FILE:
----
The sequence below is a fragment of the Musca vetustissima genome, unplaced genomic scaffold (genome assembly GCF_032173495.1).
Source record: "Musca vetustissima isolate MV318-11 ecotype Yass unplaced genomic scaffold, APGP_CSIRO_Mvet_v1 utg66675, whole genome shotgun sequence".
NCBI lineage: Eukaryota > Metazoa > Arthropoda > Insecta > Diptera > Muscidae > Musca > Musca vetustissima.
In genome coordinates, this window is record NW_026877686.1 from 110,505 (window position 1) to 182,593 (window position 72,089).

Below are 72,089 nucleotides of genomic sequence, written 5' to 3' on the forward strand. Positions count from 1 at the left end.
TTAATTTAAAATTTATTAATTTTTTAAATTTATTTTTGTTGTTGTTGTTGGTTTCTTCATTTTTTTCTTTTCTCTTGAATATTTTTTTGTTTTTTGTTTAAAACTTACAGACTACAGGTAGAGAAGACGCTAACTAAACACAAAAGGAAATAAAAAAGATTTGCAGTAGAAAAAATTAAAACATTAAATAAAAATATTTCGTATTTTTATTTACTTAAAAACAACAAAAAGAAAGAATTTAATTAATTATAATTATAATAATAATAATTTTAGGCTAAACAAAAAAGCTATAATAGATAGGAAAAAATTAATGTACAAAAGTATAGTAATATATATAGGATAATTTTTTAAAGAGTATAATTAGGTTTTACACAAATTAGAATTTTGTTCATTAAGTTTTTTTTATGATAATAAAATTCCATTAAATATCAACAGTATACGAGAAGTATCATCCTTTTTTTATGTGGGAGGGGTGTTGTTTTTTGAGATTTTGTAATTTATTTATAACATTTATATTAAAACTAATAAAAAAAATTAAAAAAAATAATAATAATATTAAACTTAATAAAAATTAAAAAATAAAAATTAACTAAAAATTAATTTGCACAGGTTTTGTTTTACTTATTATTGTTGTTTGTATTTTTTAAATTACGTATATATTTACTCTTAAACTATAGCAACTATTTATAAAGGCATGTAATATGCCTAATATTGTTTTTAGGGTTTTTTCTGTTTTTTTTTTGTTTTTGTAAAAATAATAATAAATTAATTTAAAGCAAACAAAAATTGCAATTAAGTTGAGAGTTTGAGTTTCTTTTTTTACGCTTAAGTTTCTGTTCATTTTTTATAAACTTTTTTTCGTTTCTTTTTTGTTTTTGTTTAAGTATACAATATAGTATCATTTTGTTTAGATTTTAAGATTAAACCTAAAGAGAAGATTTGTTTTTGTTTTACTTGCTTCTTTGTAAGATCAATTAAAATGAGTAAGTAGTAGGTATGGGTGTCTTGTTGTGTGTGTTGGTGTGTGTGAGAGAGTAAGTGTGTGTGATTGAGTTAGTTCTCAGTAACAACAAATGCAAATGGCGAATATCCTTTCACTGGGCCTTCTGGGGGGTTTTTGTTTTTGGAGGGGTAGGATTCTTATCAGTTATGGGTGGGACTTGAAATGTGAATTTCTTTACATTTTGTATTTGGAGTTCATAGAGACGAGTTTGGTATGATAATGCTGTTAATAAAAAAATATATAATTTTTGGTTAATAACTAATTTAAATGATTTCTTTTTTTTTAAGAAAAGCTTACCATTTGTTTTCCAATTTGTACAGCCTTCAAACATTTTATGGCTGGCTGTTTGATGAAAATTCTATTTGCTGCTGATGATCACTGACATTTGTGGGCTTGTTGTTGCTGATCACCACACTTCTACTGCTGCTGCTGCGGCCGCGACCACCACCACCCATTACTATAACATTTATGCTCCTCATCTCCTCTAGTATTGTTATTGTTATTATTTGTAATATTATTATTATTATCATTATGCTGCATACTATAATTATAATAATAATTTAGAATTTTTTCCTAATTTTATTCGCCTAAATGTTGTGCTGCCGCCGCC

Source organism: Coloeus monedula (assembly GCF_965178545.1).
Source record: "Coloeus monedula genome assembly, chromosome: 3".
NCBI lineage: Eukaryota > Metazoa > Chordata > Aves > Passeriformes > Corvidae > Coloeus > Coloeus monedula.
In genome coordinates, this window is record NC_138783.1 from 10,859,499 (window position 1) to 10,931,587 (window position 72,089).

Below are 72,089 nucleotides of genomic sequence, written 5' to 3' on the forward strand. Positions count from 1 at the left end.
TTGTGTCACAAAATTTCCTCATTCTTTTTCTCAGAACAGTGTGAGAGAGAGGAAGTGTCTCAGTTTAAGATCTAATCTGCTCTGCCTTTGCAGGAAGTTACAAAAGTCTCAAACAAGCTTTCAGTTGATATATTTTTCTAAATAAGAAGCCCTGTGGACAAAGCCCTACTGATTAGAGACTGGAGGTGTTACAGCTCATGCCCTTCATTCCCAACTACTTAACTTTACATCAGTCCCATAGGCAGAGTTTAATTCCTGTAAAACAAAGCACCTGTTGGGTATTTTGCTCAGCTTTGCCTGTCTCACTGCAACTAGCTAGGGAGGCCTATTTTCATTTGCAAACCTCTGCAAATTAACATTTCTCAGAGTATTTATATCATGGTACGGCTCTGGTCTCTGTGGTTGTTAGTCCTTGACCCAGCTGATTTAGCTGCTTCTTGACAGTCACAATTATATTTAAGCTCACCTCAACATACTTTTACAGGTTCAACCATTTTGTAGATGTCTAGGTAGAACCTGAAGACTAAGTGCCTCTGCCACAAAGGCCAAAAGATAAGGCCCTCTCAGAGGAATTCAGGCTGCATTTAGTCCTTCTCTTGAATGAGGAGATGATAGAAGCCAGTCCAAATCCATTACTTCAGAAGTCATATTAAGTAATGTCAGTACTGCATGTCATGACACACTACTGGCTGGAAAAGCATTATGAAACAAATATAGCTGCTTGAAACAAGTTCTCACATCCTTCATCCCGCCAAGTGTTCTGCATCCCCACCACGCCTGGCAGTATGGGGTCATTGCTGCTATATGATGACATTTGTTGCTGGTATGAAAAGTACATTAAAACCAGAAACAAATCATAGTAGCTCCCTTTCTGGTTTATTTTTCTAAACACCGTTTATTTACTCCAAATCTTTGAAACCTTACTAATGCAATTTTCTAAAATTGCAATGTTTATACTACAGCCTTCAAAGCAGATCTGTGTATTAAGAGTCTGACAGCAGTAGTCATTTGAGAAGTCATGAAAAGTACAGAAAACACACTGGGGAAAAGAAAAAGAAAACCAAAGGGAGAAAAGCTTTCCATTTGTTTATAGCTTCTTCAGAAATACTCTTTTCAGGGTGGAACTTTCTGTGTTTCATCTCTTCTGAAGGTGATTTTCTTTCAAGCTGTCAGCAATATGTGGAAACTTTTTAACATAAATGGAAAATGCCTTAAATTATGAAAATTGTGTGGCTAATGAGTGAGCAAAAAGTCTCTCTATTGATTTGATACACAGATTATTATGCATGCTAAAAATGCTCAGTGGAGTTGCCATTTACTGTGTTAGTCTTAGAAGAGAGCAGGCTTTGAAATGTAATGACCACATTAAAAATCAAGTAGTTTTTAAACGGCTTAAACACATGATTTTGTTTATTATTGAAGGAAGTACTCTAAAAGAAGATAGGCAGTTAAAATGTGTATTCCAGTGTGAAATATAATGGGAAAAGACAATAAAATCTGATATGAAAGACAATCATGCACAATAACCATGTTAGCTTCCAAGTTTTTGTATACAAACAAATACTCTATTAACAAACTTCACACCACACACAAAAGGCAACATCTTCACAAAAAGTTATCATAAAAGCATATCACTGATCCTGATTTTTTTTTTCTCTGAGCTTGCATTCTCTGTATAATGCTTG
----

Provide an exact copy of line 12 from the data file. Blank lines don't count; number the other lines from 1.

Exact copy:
TTGTGTCACAAAATTTCCTCATTCTTTTTCTCAGAACAGTGTGAGAGAGAGGAAGTGTCTCAGTTTAAGATCTAATCTGCTCTGCCTTTGCAGGAAGTTACAAAAGTCTCAAACAAGCTTTCAGTTGATATATTTTTCTAAATAAGAAGCCCTGTGGACAAAGCCCTACTGATTAGAGACTGGAGGTGTTACAGCTCATGCCCTTCATTCCCAACTACTTAACTTTACATCAGTCCCATAGGCAGAGTTTAATTCCTGTAAAACAAAGCACCTGTTGGGTATTTTGCTCAGCTTTGCCTGTCTCACTGCAACTAGCTAGGGAGGCCTATTTTCATTTGCAAACCTCTGCAAATTAACATTTCTCAGAGTATTTATATCATGGTACGGCTCTGGTCTCTGTGGTTGTTAGTCCTTGACCCAGCTGATTTAGCTGCTTCTTGACAGTCACAATTATATTTAAGCTCACCTCAACATACTTTTACAGGTTCAACCATTTTGTAGATGTCTAGGTAGAACCTGAAGACTAAGTGCCTCTGCCACAAAGGCCAAAAGATAAGGCCCTCTCAGAGGAATTCAGGCTGCATTTAGTCCTTCTCTTGAATGAGGAGATGATAGAAGCCAGTCCAAATCCATTACTTCAGAAGTCATATTAAGTAATGTCAGTACTGCATGTCATGACACACTACTGGCTGGAAAAGCATTATGAAACAAATATAGCTGCTTGAAACAAGTTCTCACATCCTTCATCCCGCCAAGTGTTCTGCATCCCCACCACGCCTGGCAGTATGGGGTCATTGCTGCTATATGATGACATTTGTTGCTGGTATGAAAAGTACATTAAAACCAGAAACAAATCATAGTAGCTCCCTTTCTGGTTTATTTTTCTAAACACCGTTTATTTACTCCAAATCTTTGAAACCTTACTAATGCAATTTTCTAAAATTGCAATGTTTATACTACAGCCTTCAAAGCAGATCTGTGTATTAAGAGTCTGACAGCAGTAGTCATTTGAGAAGTCATGAAAAGTACAGAAAACACACTGGGGAAAAGAAAAAGAAAACCAAAGGGAGAAAAGCTTTCCATTTGTTTATAGCTTCTTCAGAAATACTCTTTTCAGGGTGGAACTTTCTGTGTTTCATCTCTTCTGAAGGTGATTTTCTTTCAAGCTGTCAGCAATATGTGGAAACTTTTTAACATAAATGGAAAATGCCTTAAATTATGAAAATTGTGTGGCTAATGAGTGAGCAAAAAGTCTCTCTATTGATTTGATACACAGATTATTATGCATGCTAAAAATGCTCAGTGGAGTTGCCATTTACTGTGTTAGTCTTAGAAGAGAGCAGGCTTTGAAATGTAATGACCACATTAAAAATCAAGTAGTTTTTAAACGGCTTAAACACATGATTTTGTTTATTATTGAAGGAAGTACTCTAAAAGAAGATAGGCAGTTAAAATGTGTATTCCAGTGTGAAATATAATGGGAAAAGACAATAAAATCTGATATGAAAGACAATCATGCACAATAACCATGTTAGCTTCCAAGTTTTTGTATACAAACAAATACTCTATTAACAAACTTCACACCACACACAAAAGGCAACATCTTCACAAAAAGTTATCATAAAAGCATATCACTGATCCTGATTTTTTTTTTCTCTGAGCTTGCATTCTCTGTATAATGCTTG